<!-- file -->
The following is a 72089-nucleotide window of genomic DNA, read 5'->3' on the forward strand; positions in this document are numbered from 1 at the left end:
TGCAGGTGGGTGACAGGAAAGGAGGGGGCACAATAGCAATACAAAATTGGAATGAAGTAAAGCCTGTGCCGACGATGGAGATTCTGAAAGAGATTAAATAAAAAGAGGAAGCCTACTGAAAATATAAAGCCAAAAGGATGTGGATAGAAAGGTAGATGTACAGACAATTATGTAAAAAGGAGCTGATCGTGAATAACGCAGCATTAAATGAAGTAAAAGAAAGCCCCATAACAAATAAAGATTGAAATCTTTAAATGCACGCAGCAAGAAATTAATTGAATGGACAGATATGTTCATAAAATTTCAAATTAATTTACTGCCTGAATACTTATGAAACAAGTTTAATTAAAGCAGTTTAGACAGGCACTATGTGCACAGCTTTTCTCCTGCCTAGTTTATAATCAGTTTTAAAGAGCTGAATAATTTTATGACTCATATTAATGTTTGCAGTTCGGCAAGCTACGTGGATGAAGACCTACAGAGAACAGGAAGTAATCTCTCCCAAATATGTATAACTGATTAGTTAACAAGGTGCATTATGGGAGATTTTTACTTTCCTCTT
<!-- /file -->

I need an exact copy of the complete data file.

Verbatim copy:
The following is a 72089-nucleotide window of genomic DNA, read 5'->3' on the forward strand; positions in this document are numbered from 1 at the left end:
TGCAGGTGGGTGACAGGAAAGGAGGGGGCACAATAGCAATACAAAATTGGAATGAAGTAAAGCCTGTGCCGACGATGGAGATTCTGAAAGAGATTAAATAAAAAGAGGAAGCCTACTGAAAATATAAAGCCAAAAGGATGTGGATAGAAAGGTAGATGTACAGACAATTATGTAAAAAGGAGCTGATCGTGAATAACGCAGCATTAAATGAAGTAAAAGAAAGCCCCATAACAAATAAAGATTGAAATCTTTAAATGCACGCAGCAAGAAATTAATTGAATGGACAGATATGTTCATAAAATTTCAAATTAATTTACTGCCTGAATACTTATGAAACAAGTTTAATTAAAGCAGTTTAGACAGGCACTATGTGCACAGCTTTTCTCCTGCCTAGTTTATAATCAGTTTTAAAGAGCTGAATAATTTTATGACTCATATTAATGTTTGCAGTTCGGCAAGCTACGTGGATGAAGACCTACAGAGAACAGGAAGTAATCTCTCCCAAATATGTATAACTGATTAGTTAACAAGGTGCATTATGGGAGATTTTTACTTTCCTCTT